Being The President’s Chef
The chefs who cook for the world's leaders usually keep a low profile, leaving the limelight to their bosses. But once a year, it is their turn to be wined and dined and treated as honoured guests in a foreign country.
Billed as the world's most exclusive gastronomic society, the Club des Chefs des Chefs brings together the men and women who cook for heads of state to exchange ideas and — presumably — insider information on their bosses' tastes.
They have met annually since the club was first established in Paris in 1977 and this year for the first time they are doing so in India, hosted by the president's personal chef, Montu Saini.
“The presidents all met each other. I thought it was a good idea to make a sort of G20 of the chefs,” the club's founder Gilles Bragard told journalists in Delhi.
“If politics divides men, a good table will unite them.”
Naturally, the tradition involves trying out local delicacies. But Saini has left little to chance when it comes to the Indian capital's most notorious complaint.
Rather than subjecting the chefs to Delhi street food, he has had the kitchen of their five-star hotel recreate golgappas and aloo tikkis — popular fried snacks made of wheat flour and potato and served with sweet and spicy chutneys.
“I can't take them to the street because they are foreigners. Their tummies are too sensitive,” said Saini.
“So I am creating a replica in the hotels.”
India excels in the extravagant welcome, and the visiting chefs are treated like the royalty many of them work for.
Arriving in their immaculate chef's whites at Old Delhi's chaotic spice market, even more crowded than usual ahead of the Diwali festival, they were showered with pink rose petals and garlanded with jasmine.
“This is fantastic,” said Bernard Vaussion, who cooked for six French presidents before he retired, as he pushed his way through the market's packed alleyways.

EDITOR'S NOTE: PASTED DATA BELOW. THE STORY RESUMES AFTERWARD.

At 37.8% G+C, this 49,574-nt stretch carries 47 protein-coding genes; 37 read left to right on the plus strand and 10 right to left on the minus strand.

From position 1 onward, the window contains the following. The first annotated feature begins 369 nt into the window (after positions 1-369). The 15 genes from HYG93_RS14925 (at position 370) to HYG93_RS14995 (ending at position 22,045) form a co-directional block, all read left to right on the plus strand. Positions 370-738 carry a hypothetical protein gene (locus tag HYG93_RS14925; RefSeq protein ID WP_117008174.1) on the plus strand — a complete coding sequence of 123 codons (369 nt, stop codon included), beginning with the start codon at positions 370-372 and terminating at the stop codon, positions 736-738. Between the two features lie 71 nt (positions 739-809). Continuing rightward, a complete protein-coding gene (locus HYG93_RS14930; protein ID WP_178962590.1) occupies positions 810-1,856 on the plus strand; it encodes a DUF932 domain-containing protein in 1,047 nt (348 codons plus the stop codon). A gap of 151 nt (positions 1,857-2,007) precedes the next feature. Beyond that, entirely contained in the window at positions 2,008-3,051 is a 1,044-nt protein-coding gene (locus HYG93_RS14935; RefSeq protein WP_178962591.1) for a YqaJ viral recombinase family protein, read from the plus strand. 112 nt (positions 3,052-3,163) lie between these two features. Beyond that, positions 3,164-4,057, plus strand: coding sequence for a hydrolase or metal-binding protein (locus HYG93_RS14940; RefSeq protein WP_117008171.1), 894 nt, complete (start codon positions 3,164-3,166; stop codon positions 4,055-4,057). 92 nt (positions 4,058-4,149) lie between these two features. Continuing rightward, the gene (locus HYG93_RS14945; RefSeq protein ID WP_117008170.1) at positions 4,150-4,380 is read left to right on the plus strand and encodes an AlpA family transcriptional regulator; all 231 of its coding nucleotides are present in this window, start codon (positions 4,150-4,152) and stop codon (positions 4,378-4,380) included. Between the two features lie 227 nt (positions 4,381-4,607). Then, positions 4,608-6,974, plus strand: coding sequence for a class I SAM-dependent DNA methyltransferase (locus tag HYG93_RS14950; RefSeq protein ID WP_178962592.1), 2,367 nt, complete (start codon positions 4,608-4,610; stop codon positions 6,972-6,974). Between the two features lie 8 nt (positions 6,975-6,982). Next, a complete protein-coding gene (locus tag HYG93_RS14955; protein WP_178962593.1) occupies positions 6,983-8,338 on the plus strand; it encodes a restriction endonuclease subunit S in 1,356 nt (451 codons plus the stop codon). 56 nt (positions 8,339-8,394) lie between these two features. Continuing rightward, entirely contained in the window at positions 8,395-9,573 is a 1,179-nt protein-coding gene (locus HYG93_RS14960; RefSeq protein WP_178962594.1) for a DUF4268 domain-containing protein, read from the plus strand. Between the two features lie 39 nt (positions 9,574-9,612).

“I mean it's dirty and noisy, but who cares. It's such an experience.”
India takes its toll though. By day three, one of the visiting chefs has fallen ill, while another is feeling the effects of Indian cuisine.
“After four days of eating spicy (food), you feel it,” said Fabrizio Boca, chef to the Italian president. “I think it's only because you have to get used to it.”
Like most of the visiting chefs — 16 men and one woman, America's Cristeta Comerford — Boca is eager to learn more about India's vast range of spices.
Comerford, a Filipino-American, said she saw parallels with the cuisine of the Philippines.
“It's not a recipe driven food, it's more of a philosophy,” she told AFP.
“I would use the analogy of the Philippines, because each household has their own way of doing a certain dish.”
For the chefs, the annual gatherings are a chance to exchange ideas and get to know each other.
They also have a hotline known as the “blue telephone” that allows them to consult each other on their bosses' preferences before a state visit.
None of the chefs gave away much about their bosses' tastes, although all agreed on the growing importance of seasonality in food, and of making state dinners a lighter, healthier affair.
“Looking for more sustainable more local produce has become more prominent,” said Mark Flanagan, chef to Britain's Queen Elizabeth.
Given the move towards lighter dishes, it was perhaps doubtful whether the first recipe they tried on arriving in Delhi — the heart-stoppingly calorific Indian sweets known as jalebis, made of deep-fried batter soaked in syrup — would be recreated at home.
But Christian Garcia, the club's current president and personal chef to Prince Albert of Monaco, said he might be tempted to ask for the recipe. Princess Charlene, he said, was a big fan of Indian cuisine.
“I thought I knew how to cook Indian food a bit, but now I realise I was completely wrong,” he said.
“Apart from curry and a few spices, I didn't know how to cook any of the dishes that I've been able to discover during our stay.”